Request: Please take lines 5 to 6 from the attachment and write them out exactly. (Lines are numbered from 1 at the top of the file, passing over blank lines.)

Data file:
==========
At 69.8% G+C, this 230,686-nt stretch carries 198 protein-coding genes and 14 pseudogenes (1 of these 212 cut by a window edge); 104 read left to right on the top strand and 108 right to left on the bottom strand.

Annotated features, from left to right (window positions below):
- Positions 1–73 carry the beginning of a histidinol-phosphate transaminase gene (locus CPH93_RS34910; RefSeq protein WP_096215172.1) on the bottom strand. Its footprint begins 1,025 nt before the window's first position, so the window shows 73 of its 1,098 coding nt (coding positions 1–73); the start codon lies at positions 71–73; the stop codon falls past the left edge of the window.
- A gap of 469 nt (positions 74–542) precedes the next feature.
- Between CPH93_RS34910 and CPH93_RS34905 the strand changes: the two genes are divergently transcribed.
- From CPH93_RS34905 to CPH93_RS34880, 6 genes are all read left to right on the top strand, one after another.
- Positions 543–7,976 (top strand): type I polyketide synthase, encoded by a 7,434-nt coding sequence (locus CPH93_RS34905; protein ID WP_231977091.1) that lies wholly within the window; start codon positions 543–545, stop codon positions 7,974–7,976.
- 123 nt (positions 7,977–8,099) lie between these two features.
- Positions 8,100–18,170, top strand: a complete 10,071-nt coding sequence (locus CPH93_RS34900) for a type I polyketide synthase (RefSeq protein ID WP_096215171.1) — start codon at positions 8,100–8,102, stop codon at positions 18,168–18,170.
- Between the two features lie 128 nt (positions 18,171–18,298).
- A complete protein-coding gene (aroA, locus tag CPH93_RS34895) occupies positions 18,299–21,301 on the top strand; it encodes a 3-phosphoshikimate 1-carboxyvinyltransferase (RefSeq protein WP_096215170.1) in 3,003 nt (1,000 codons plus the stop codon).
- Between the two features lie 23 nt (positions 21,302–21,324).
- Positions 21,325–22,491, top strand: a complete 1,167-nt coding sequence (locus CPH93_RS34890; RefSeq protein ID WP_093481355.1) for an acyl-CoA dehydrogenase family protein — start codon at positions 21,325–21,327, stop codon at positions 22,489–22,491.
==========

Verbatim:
- Between CPH93_RS34910 and CPH93_RS34905 the strand changes: the two genes are divergently transcribed.
- From CPH93_RS34905 to CPH93_RS34880, 6 genes are all read left to right on the top strand, one after another.